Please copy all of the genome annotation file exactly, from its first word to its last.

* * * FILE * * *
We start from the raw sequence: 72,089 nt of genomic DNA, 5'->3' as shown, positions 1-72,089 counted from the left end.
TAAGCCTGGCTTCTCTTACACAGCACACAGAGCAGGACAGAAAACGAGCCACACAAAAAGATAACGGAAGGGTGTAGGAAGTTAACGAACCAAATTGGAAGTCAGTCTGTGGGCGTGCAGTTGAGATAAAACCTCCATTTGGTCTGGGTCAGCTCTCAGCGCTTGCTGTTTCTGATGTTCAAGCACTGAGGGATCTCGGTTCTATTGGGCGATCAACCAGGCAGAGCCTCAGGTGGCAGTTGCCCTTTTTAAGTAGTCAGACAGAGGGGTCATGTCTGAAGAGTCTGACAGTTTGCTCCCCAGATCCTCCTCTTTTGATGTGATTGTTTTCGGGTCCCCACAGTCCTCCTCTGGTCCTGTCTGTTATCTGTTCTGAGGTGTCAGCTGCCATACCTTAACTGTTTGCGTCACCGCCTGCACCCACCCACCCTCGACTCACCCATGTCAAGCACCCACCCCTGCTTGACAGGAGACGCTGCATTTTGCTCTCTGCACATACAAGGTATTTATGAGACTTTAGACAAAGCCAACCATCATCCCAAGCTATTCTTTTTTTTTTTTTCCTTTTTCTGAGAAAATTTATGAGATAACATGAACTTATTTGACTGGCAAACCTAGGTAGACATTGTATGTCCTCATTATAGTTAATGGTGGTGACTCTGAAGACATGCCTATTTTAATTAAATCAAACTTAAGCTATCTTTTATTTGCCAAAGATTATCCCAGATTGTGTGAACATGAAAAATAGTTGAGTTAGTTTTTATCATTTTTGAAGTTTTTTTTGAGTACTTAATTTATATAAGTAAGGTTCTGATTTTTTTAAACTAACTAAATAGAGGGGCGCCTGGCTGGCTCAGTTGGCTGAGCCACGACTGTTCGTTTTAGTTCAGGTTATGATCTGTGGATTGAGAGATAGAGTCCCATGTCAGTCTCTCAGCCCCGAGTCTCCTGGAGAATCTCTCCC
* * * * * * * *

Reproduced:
We start from the raw sequence: 72,089 nt of genomic DNA, 5'->3' as shown, positions 1-72,089 counted from the left end.
TAAGCCTGGCTTCTCTTACACAGCACACAGAGCAGGACAGAAAACGAGCCACACAAAAAGATAACGGAAGGGTGTAGGAAGTTAACGAACCAAATTGGAAGTCAGTCTGTGGGCGTGCAGTTGAGATAAAACCTCCATTTGGTCTGGGTCAGCTCTCAGCGCTTGCTGTTTCTGATGTTCAAGCACTGAGGGATCTCGGTTCTATTGGGCGATCAACCAGGCAGAGCCTCAGGTGGCAGTTGCCCTTTTTAAGTAGTCAGACAGAGGGGTCATGTCTGAAGAGTCTGACAGTTTGCTCCCCAGATCCTCCTCTTTTGATGTGATTGTTTTCGGGTCCCCACAGTCCTCCTCTGGTCCTGTCTGTTATCTGTTCTGAGGTGTCAGCTGCCATACCTTAACTGTTTGCGTCACCGCCTGCACCCACCCACCCTCGACTCACCCATGTCAAGCACCCACCCCTGCTTGACAGGAGACGCTGCATTTTGCTCTCTGCACATACAAGGTATTTATGAGACTTTAGACAAAGCCAACCATCATCCCAAGCTATTCTTTTTTTTTTTTTCCTTTTTCTGAGAAAATTTATGAGATAACATGAACTTATTTGACTGGCAAACCTAGGTAGACATTGTATGTCCTCATTATAGTTAATGGTGGTGACTCTGAAGACATGCCTATTTTAATTAAATCAAACTTAAGCTATCTTTTATTTGCCAAAGATTATCCCAGATTGTGTGAACATGAAAAATAGTTGAGTTAGTTTTTATCATTTTTGAAGTTTTTTTTGAGTACTTAATTTATATAAGTAAGGTTCTGATTTTTTTAAACTAACTAAATAGAGGGGCGCCTGGCTGGCTCAGTTGGCTGAGCCACGACTGTTCGTTTTAGTTCAGGTTATGATCTGTGGATTGAGAGATAGAGTCCCATGTCAGTCTCTCAGCCCCGAGTCTCCTGGAGAATCTCTCCC